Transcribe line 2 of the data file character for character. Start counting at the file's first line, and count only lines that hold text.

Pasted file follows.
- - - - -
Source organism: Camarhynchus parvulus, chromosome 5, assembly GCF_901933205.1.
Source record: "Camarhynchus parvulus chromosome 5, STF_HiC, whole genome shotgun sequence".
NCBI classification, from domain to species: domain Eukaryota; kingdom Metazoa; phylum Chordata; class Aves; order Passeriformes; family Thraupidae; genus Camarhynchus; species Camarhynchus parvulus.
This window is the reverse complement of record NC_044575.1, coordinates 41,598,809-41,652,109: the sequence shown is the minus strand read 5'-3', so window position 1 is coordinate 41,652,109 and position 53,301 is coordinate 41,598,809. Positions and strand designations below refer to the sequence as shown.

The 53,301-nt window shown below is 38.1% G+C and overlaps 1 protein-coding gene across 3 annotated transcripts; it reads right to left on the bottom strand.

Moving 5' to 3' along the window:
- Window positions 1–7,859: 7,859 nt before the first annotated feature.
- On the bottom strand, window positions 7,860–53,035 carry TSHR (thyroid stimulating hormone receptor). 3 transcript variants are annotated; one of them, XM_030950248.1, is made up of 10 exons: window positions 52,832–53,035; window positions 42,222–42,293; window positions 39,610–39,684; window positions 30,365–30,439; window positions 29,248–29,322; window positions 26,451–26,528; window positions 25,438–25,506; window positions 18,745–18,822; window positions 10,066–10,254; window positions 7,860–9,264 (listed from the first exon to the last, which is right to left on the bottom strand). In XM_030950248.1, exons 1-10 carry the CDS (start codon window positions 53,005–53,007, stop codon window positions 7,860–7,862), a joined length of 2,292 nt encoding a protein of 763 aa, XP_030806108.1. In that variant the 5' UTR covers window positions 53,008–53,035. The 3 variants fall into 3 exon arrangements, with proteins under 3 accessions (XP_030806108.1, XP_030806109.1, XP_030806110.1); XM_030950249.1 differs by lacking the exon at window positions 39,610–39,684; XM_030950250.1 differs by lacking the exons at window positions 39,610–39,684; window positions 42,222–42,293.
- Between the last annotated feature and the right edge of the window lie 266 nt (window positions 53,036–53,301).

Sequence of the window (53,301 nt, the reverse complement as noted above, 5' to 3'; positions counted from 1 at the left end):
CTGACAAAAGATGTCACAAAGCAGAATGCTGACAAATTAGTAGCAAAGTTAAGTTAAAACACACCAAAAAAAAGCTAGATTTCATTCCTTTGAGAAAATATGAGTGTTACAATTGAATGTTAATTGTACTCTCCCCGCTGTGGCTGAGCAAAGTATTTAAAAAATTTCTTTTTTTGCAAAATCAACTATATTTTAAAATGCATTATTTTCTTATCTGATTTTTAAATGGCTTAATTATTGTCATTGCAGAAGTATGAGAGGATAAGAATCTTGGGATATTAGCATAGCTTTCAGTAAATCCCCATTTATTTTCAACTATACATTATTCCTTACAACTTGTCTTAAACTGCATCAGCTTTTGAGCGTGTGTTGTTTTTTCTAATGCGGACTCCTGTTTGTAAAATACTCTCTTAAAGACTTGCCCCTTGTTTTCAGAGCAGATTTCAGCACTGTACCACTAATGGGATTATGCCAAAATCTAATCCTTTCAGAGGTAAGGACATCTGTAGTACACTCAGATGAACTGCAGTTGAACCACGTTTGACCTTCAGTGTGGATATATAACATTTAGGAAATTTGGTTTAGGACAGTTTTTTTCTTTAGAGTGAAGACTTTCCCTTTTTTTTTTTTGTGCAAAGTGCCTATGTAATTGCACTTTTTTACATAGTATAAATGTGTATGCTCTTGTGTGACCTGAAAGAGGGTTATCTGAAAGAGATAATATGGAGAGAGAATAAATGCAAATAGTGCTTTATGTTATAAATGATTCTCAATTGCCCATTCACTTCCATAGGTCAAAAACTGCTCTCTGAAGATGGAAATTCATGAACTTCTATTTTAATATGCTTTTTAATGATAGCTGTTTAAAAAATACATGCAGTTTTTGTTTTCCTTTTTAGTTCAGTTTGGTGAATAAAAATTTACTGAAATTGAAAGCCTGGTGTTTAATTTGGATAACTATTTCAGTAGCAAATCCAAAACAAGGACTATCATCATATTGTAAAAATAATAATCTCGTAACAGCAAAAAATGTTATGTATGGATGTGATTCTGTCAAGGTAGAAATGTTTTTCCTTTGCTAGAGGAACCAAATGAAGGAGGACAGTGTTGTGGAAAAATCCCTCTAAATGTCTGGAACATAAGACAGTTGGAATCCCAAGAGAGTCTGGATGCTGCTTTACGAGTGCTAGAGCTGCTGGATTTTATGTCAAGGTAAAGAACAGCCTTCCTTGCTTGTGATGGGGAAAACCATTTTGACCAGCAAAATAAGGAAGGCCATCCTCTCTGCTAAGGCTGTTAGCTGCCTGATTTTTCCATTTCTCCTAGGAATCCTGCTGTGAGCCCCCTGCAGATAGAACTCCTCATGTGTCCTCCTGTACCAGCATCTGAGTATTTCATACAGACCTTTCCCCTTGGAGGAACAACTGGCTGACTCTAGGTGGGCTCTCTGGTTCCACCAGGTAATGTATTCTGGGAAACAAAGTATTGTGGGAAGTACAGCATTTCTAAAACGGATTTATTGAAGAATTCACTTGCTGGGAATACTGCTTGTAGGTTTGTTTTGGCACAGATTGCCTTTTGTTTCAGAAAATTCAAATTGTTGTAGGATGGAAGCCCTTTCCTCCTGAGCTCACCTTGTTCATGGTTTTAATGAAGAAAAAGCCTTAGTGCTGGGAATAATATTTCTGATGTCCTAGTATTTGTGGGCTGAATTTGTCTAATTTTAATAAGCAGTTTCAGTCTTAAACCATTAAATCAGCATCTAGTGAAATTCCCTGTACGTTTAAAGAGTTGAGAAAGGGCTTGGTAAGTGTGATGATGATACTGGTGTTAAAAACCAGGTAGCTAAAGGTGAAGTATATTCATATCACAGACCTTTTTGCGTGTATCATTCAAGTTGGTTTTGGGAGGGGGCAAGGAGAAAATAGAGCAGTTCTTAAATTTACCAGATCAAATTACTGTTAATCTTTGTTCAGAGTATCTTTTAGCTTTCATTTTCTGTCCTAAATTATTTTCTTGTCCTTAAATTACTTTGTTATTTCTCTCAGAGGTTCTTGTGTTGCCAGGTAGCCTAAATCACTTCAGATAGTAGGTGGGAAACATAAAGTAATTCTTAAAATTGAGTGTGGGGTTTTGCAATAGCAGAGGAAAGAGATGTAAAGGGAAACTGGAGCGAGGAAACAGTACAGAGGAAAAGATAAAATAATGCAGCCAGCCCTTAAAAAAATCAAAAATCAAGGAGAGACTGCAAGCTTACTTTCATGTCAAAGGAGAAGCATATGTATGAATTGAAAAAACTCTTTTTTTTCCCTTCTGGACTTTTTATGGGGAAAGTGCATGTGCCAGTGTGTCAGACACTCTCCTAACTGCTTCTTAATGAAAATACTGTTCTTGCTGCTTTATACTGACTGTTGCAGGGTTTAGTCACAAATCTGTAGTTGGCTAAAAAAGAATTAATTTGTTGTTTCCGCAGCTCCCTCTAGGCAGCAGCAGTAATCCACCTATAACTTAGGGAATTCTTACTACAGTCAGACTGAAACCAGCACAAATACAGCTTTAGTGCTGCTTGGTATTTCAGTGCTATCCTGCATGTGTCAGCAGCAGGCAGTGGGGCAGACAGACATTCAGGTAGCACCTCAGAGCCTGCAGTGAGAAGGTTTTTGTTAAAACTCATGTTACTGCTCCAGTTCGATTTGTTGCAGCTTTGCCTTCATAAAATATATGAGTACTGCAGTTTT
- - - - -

Source record: "Camarhynchus parvulus chromosome 5, STF_HiC, whole genome shotgun sequence".